Father's Day

Its Father’s Day. I’m sitting on my porch drinking a cup of coffee from a mug made by my 9 year old daughter that says “Best Dad.” I find the irony of this amusing and sad. There a quiet truth hidden behind the stoic fathers I know. As a man, you are taught to “man up and stop being a wuss” and know what you’re doing. The outcome of this kind of message is to shut down and become the trope of an emotionally unavailable father who works long hours to pay the bills to provide but mentally, emotionally absent and disconnected.

I find father’s day hard to stomach. It seems like society both indulges, Judges and pigeonholes fathers into a narrow role - the image of “successful” father limited to paying the bills to support a family’s lifestyle and showing up. I was one of those fathers. The truth is deep down I knew that wasn’t enough. Not only was it not enough for my kid, but it’s wasn’t enough for me.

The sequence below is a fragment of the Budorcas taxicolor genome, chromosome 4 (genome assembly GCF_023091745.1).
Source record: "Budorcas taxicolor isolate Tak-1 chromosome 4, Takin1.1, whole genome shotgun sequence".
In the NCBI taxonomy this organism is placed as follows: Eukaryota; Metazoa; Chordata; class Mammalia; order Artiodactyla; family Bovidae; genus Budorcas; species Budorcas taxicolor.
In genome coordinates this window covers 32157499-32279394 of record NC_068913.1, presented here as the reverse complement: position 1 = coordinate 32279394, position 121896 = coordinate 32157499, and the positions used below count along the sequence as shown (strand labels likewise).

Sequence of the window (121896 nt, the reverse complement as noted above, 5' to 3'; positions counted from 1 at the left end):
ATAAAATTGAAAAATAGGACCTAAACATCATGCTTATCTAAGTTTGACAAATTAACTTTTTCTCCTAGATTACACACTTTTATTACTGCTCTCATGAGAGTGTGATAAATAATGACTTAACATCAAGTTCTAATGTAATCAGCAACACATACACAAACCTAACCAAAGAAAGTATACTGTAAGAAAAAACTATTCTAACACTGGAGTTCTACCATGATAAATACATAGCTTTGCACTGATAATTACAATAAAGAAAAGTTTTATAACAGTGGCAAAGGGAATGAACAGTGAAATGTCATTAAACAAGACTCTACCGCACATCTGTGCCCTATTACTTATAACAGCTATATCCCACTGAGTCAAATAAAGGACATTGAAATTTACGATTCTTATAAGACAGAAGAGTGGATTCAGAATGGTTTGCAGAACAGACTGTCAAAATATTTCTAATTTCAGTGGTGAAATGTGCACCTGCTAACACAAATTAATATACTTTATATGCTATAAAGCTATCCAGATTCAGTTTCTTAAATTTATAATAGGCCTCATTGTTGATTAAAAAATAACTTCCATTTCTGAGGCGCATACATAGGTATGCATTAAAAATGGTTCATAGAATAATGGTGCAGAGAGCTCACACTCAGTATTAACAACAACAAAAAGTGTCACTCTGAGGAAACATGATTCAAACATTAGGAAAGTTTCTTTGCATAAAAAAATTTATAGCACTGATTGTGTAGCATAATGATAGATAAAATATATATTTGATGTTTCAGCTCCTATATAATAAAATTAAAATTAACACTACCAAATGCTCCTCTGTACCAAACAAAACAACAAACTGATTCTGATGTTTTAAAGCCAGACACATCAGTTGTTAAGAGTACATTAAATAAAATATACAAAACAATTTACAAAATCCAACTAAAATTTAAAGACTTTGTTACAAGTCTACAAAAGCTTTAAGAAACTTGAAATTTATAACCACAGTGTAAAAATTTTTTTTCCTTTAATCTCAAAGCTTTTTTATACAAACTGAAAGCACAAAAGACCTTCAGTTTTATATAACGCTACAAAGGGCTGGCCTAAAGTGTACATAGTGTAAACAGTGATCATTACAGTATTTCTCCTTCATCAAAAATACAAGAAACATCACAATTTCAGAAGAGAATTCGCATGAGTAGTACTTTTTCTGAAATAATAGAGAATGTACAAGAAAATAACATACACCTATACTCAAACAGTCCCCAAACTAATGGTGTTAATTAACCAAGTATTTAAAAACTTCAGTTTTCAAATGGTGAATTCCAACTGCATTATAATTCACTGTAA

Thanks to my wife, Yoon, it’s only recently that I’ve been able to feel confident in my ability as a father. With her help, I am being supported to fully explore and reconcile what being a father means to me. I now understand that fatherhood is not a role that’s limited to 3 things: 1. make a child, 2. make money to support the child 3. spend quality “daddy time” dictated by the mother of the child. In my last marriage, I was totally mislead into a narrow role that turned me into a emotionally absent work mule.

Taking time to understand what kind of father I want to be and allowing my self to show up and be emotionally present with my daughter was helped by making the space to explore the grief around my own lack of father figure. Most important was having the support of an equal partner, friends and colleagues whom without judgement helped me deepen into the vulnerability of not knowing how to do something and gave me the courage and guidance to keep learning and growing.